The woman, who has not been named, has brought the case with the backing of two French feminist groups, arguing that the French court ruling contravened human rights legislation by “interference in private life” and “violation of physical integrity”.
It comes after a ruling in the Appeals Court in Versailles which pronounced a fault divorce in 2019 because of her refusal to have sex with her husband.
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The court ruled that the facts of the case “established by the admission of the wife, constitute a serious and renewed violation of the duties and obligations of marriage making intolerable the maintenance of a shared life”.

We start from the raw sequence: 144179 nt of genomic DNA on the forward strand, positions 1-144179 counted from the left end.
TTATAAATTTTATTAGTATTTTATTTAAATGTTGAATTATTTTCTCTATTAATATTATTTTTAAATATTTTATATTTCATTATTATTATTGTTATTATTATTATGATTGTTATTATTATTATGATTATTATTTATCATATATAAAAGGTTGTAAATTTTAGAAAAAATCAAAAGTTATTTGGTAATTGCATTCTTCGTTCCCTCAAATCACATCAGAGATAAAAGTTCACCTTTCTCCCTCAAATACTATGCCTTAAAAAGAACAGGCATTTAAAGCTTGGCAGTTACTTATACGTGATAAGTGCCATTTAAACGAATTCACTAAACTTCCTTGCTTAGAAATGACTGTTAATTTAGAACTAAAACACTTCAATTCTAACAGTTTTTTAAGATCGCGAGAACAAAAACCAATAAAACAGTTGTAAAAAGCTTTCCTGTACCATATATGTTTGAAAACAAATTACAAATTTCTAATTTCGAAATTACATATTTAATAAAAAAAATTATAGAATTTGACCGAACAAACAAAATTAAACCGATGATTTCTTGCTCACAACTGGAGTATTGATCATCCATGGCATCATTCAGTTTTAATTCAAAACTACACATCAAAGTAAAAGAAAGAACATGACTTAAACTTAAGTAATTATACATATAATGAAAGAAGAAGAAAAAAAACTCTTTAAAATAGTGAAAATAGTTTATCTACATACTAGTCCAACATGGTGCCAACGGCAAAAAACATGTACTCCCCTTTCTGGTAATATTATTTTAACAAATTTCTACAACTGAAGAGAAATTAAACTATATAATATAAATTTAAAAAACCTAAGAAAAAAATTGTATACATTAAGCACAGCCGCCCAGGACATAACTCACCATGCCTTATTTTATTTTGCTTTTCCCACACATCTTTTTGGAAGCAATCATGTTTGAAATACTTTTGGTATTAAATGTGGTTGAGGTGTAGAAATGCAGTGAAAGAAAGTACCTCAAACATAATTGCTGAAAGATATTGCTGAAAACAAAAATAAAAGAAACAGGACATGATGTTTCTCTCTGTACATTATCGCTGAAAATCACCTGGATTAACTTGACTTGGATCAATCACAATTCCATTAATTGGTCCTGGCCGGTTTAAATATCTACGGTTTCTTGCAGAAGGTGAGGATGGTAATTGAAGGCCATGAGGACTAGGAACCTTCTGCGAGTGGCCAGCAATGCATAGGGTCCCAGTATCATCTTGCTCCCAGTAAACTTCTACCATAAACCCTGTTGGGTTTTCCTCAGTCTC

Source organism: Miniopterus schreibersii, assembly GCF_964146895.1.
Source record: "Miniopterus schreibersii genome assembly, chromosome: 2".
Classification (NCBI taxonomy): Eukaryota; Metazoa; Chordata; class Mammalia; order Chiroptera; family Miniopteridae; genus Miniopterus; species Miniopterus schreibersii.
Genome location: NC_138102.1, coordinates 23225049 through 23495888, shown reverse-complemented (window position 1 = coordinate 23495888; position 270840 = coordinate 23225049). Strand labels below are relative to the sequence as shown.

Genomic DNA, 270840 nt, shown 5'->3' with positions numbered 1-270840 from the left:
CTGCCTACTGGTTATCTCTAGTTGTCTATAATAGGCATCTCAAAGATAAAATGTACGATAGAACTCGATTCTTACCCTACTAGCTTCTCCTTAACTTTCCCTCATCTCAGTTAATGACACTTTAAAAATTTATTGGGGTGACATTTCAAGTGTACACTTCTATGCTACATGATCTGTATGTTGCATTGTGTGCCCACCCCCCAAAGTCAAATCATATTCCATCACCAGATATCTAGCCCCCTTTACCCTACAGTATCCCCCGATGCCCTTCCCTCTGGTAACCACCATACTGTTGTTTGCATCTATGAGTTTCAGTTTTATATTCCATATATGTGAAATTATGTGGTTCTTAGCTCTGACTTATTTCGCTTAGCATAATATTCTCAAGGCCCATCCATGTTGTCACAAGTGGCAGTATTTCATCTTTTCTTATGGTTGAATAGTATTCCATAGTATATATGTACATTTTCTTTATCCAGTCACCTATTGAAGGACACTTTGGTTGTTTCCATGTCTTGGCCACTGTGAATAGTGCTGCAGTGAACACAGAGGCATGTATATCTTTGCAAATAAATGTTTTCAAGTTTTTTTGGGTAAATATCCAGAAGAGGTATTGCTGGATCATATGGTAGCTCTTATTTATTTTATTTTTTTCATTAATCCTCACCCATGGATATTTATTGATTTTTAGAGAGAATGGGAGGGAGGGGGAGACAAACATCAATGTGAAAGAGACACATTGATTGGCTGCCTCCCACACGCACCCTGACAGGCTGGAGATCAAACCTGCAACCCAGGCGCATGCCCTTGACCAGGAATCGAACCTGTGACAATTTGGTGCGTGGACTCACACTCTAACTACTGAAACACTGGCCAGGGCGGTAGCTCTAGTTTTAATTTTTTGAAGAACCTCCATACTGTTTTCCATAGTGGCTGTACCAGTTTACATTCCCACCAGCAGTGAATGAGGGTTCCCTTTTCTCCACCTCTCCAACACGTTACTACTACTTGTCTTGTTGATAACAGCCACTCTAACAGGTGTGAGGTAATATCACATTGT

Feminist groups Fondation des femmes (Women’s Foundation) and Collectif féministe contre le viol (Feminist Collective against Rape) have backed her appeal, deploring the fact that French justice “continues to impose the marital duty” and “thus denying the right of women to consent or not to sexual relations”.
“Marriage is not and should not be a sexual servitude,” the joint statement says, pointing out that in 47 percent of the 94,000 recorded rapes and attempted rapes per year, the aggressor is the spouse or ex-spouse of the victim.
It’s a reasonable statement from the judges.